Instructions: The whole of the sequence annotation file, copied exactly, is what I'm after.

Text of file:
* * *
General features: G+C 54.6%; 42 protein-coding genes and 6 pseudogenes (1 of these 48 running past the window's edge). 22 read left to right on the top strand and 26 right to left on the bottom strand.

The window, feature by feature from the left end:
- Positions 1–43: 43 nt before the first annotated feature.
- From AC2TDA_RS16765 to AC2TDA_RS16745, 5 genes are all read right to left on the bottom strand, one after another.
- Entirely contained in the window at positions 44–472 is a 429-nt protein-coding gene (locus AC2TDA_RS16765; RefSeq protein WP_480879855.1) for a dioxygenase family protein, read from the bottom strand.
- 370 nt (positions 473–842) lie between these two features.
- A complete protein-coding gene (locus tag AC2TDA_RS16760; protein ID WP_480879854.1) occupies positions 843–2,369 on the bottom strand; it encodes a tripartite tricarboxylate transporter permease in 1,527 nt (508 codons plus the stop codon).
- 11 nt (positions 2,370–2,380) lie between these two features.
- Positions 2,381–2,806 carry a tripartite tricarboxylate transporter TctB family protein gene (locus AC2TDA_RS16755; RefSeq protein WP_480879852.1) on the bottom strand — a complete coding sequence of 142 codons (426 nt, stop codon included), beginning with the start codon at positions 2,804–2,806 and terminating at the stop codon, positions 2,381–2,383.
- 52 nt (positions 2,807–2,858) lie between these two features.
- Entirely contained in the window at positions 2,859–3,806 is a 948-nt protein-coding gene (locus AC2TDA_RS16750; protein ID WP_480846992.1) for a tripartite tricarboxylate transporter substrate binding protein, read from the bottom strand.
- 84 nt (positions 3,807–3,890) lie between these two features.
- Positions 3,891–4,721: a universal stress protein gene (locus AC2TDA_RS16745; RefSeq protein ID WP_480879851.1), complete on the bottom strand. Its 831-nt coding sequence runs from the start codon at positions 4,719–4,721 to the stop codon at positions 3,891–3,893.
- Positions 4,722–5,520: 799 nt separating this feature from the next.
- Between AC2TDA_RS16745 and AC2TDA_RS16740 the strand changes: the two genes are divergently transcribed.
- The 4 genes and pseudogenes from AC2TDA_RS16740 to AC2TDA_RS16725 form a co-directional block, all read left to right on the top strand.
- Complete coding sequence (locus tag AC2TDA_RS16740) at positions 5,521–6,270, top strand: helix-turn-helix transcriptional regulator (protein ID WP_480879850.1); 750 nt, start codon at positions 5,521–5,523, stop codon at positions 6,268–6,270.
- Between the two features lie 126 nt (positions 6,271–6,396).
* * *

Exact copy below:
General features: G+C 54.6%; 42 protein-coding genes and 6 pseudogenes (1 of these 48 running past the window's edge). 22 read left to right on the top strand and 26 right to left on the bottom strand.

The window, feature by feature from the left end:
- Positions 1–43: 43 nt before the first annotated feature.
- From AC2TDA_RS16765 to AC2TDA_RS16745, 5 genes are all read right to left on the bottom strand, one after another.
- Entirely contained in the window at positions 44–472 is a 429-nt protein-coding gene (locus AC2TDA_RS16765; RefSeq protein WP_480879855.1) for a dioxygenase family protein, read from the bottom strand.
- 370 nt (positions 473–842) lie between these two features.
- A complete protein-coding gene (locus tag AC2TDA_RS16760; protein ID WP_480879854.1) occupies positions 843–2,369 on the bottom strand; it encodes a tripartite tricarboxylate transporter permease in 1,527 nt (508 codons plus the stop codon).
- 11 nt (positions 2,370–2,380) lie between these two features.
- Positions 2,381–2,806 carry a tripartite tricarboxylate transporter TctB family protein gene (locus AC2TDA_RS16755; RefSeq protein WP_480879852.1) on the bottom strand — a complete coding sequence of 142 codons (426 nt, stop codon included), beginning with the start codon at positions 2,804–2,806 and terminating at the stop codon, positions 2,381–2,383.
- 52 nt (positions 2,807–2,858) lie between these two features.
- Entirely contained in the window at positions 2,859–3,806 is a 948-nt protein-coding gene (locus AC2TDA_RS16750; protein ID WP_480846992.1) for a tripartite tricarboxylate transporter substrate binding protein, read from the bottom strand.
- 84 nt (positions 3,807–3,890) lie between these two features.
- Positions 3,891–4,721: a universal stress protein gene (locus AC2TDA_RS16745; RefSeq protein ID WP_480879851.1), complete on the bottom strand. Its 831-nt coding sequence runs from the start codon at positions 4,719–4,721 to the stop codon at positions 3,891–3,893.
- Positions 4,722–5,520: 799 nt separating this feature from the next.
- Between AC2TDA_RS16745 and AC2TDA_RS16740 the strand changes: the two genes are divergently transcribed.
- The 4 genes and pseudogenes from AC2TDA_RS16740 to AC2TDA_RS16725 form a co-directional block, all read left to right on the top strand.
- Complete coding sequence (locus tag AC2TDA_RS16740) at positions 5,521–6,270, top strand: helix-turn-helix transcriptional regulator (protein ID WP_480879850.1); 750 nt, start codon at positions 5,521–5,523, stop codon at positions 6,268–6,270.
- Between the two features lie 126 nt (positions 6,271–6,396).